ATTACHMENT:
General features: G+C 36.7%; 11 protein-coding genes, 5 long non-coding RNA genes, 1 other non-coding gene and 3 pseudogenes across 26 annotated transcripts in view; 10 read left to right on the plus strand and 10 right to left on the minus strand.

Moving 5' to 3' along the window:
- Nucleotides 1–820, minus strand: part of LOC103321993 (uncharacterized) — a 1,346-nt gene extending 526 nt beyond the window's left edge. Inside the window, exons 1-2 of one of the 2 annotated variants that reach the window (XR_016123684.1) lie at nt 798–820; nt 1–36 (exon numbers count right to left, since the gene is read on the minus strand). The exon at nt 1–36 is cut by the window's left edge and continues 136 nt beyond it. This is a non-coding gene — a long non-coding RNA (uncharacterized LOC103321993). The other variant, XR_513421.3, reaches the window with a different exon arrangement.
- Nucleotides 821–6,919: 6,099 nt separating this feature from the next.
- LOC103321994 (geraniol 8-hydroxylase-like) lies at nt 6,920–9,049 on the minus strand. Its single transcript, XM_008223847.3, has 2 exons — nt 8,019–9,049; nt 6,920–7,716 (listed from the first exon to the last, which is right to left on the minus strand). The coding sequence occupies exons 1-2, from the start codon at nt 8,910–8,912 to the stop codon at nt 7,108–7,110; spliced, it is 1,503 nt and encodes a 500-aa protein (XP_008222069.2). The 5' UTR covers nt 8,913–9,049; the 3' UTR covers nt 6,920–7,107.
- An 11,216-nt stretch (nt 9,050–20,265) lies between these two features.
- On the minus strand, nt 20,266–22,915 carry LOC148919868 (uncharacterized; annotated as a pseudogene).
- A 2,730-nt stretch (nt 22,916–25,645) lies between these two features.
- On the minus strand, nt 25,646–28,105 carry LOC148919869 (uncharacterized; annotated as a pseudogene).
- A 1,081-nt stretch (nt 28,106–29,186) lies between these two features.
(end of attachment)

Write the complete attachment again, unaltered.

General features: G+C 36.7%; 11 protein-coding genes, 5 long non-coding RNA genes, 1 other non-coding gene and 3 pseudogenes across 26 annotated transcripts in view; 10 read left to right on the plus strand and 10 right to left on the minus strand.

Moving 5' to 3' along the window:
- Nucleotides 1–820, minus strand: part of LOC103321993 (uncharacterized) — a 1,346-nt gene extending 526 nt beyond the window's left edge. Inside the window, exons 1-2 of one of the 2 annotated variants that reach the window (XR_016123684.1) lie at nt 798–820; nt 1–36 (exon numbers count right to left, since the gene is read on the minus strand). The exon at nt 1–36 is cut by the window's left edge and continues 136 nt beyond it. This is a non-coding gene — a long non-coding RNA (uncharacterized LOC103321993). The other variant, XR_513421.3, reaches the window with a different exon arrangement.
- Nucleotides 821–6,919: 6,099 nt separating this feature from the next.
- LOC103321994 (geraniol 8-hydroxylase-like) lies at nt 6,920–9,049 on the minus strand. Its single transcript, XM_008223847.3, has 2 exons — nt 8,019–9,049; nt 6,920–7,716 (listed from the first exon to the last, which is right to left on the minus strand). The coding sequence occupies exons 1-2, from the start codon at nt 8,910–8,912 to the stop codon at nt 7,108–7,110; spliced, it is 1,503 nt and encodes a 500-aa protein (XP_008222069.2). The 5' UTR covers nt 8,913–9,049; the 3' UTR covers nt 6,920–7,107.
- An 11,216-nt stretch (nt 9,050–20,265) lies between these two features.
- On the minus strand, nt 20,266–22,915 carry LOC148919868 (uncharacterized; annotated as a pseudogene).
- A 2,730-nt stretch (nt 22,916–25,645) lies between these two features.
- On the minus strand, nt 25,646–28,105 carry LOC148919869 (uncharacterized; annotated as a pseudogene).
- A 1,081-nt stretch (nt 28,106–29,186) lies between these two features.